Glazed Porcelain Stoneware - the Main Features

11 September, 2020
When choosing a material for the floor or walls, glazed porcelain stoneware is a useful, functional, and elegant option. This makes a home a distinguished and refined space.

The materials that we usually use for interiors are most commonly stone, wood, metal, glass, leather, plastic, and ceramic. Within this last group, we want to highlight glazed porcelain stoneware.

If you’re interested in a new aesthetic in your home, you need to think about some different options for both the inside and outside of the house.

The diversity of resources available today allows you to choose the best option. In other words, you can see what’s out there and choose ideas that allow you to use a new decorative approach.

What is glazed porcelain stoneware?

Glazed porcelain stoneware is a good option for inside and outside.

This material is a great option for high traffic areas. It is very durable over time and can look like new for many years. It’s a very strong resource.

It’s made up of a compact paste organized as tiles so it’s useful for both floors and walls. You usually don’t see any wear and tear on the surface and it’s also suitable for exteriors.

Also, it’s very different from other types of ceramic due to its lower water absorption capacity so you can use it for wet areas and even for swimming pools. It also has a texture that prevents any possible slipping, providing safety and comfort.

A material that, in addition to being elegant, offers functionality.

Glazed porcelain stoneware – 5 features

Glazed porcelain stoneware can be used in many contexts.

What do we usually look for in flooring? Mainly that it’s comfortable and that it lasts over time. When it’s low quality, you’ll need to update it in a very short time. However, this isn’t the case with glazed porcelain stoneware. Let’s take a look at some of its basic qualities:

  • This material is made up of sandy clay that’s baked in an oven at a temperature of 2,200 degrees Fahrenheit. It’s perfectly vitrified without becoming porous in texture. People call this process glass sintering.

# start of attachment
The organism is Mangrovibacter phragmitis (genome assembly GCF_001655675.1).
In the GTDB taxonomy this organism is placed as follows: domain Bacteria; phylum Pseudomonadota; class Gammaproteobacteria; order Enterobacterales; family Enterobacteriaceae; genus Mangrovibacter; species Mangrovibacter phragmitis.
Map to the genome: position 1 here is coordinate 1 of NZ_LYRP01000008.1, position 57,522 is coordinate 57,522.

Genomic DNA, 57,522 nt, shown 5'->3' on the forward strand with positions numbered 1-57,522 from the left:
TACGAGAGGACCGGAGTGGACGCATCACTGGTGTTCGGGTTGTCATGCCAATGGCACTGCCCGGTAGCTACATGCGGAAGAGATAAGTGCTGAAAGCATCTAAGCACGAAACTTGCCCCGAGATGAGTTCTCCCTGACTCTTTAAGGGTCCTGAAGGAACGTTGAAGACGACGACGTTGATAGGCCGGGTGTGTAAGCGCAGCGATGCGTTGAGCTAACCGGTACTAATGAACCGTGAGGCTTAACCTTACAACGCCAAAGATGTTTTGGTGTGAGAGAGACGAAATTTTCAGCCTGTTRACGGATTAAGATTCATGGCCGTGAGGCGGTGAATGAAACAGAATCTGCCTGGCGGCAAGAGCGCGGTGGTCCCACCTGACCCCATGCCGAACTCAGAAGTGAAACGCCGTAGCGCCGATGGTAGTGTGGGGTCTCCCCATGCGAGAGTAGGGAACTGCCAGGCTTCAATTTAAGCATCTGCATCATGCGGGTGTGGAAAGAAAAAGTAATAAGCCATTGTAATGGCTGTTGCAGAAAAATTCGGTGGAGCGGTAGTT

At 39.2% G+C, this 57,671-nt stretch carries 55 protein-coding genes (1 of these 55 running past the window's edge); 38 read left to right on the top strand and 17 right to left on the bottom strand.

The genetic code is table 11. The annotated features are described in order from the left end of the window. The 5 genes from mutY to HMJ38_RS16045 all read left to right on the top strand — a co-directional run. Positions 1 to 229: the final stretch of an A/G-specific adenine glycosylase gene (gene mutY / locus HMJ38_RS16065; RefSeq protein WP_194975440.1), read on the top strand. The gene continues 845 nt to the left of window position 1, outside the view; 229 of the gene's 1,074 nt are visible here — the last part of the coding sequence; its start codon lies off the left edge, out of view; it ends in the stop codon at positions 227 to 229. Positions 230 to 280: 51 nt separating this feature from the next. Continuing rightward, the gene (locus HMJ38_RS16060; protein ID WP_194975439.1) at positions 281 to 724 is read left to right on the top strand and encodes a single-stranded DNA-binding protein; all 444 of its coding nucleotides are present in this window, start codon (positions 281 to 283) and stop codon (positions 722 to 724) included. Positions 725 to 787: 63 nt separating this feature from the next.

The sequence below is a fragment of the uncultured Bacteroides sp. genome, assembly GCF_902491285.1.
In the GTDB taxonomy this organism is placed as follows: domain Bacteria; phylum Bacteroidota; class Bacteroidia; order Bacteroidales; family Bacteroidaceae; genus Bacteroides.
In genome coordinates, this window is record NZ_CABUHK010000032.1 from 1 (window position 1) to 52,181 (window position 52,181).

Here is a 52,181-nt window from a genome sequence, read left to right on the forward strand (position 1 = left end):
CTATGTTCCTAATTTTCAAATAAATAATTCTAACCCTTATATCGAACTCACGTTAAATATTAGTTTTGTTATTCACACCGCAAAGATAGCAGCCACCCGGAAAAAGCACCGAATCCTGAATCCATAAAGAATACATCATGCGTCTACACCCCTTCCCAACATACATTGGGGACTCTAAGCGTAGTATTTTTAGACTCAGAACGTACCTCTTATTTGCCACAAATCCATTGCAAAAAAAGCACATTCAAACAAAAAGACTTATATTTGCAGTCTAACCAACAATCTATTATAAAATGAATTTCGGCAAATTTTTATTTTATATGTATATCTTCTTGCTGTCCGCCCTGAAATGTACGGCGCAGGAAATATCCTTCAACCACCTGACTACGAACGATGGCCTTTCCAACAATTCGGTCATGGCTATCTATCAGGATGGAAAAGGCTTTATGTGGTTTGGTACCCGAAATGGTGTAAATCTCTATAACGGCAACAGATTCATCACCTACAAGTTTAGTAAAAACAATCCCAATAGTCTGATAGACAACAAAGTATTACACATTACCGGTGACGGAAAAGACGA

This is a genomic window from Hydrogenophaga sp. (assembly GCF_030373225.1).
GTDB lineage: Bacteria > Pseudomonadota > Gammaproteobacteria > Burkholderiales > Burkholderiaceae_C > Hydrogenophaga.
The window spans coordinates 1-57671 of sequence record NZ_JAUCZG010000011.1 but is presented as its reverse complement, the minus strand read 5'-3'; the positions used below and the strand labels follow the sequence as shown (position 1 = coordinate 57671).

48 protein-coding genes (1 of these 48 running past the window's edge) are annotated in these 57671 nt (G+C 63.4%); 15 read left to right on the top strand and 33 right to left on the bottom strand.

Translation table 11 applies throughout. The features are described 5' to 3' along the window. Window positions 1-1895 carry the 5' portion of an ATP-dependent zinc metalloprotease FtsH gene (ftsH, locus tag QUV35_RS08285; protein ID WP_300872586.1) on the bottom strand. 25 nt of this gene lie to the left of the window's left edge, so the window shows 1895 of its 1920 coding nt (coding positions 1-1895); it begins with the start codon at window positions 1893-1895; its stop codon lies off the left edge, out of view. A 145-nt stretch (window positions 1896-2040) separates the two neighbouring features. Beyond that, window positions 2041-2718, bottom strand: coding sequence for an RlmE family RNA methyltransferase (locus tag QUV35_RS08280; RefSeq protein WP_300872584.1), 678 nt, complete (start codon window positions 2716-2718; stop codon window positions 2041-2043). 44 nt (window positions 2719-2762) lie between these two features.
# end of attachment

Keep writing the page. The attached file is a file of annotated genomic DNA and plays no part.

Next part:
• This is a product that’s suitable for different spaces in the house. It doesn’t matter if you get this material wet either since one of the best features of porcelain stoneware is that it’s impermeable and hardly absorbs any water.
  • One of the biggest problems with these floors is that with continuous use, there can be some abrasion. However, this material doesn’t get damaged much from daily wear and tear and can maintain a perfect surface for a long time.
  • The sheen of this floor adds to internal luminosity, giving it the name “enameled.” Therefore, it looks stylish and adds an elegant touch to the room.

Types and aesthetic perception

A living room.

There’s a very wide variety of different shades that offer different aesthetics or create visual effects. One of the most popular is one that imitates cement. In this case, gray is the predominant color that can look great in certain rooms.

On the other hand, we should mention there are some very interesting options that look like marble, wood, or stone. The resemblance is so similar that sometimes it seems like you’re looking at the authentic material.

You also remember one of the most common styles, which people use for swimming pools, terraces, and garden areas – stoneware with the appearance of baked clay. This style reflects warmth and a somewhat rougher texture, but without losing its natural qualities.

Cleaning glazed porcelain stoneware

One of the great things about this type of floor is the easy cleaning process. You can use different products, such as bleach or ammonia without worrying about damaging the material. The color also won’t fade and the ceramic will not lose any of its resistance.

Stains also don’t easily mark the material and you can use water without worrying. It won’t damage the surface and the stoneware will dry quickly and easily. Therefore, if you’re considering this material, you can see that it has some clear advantages.

 

 

AA. VV.: Pavimentos. Nuevos revestimientos, Barcelona, UPC, 2002.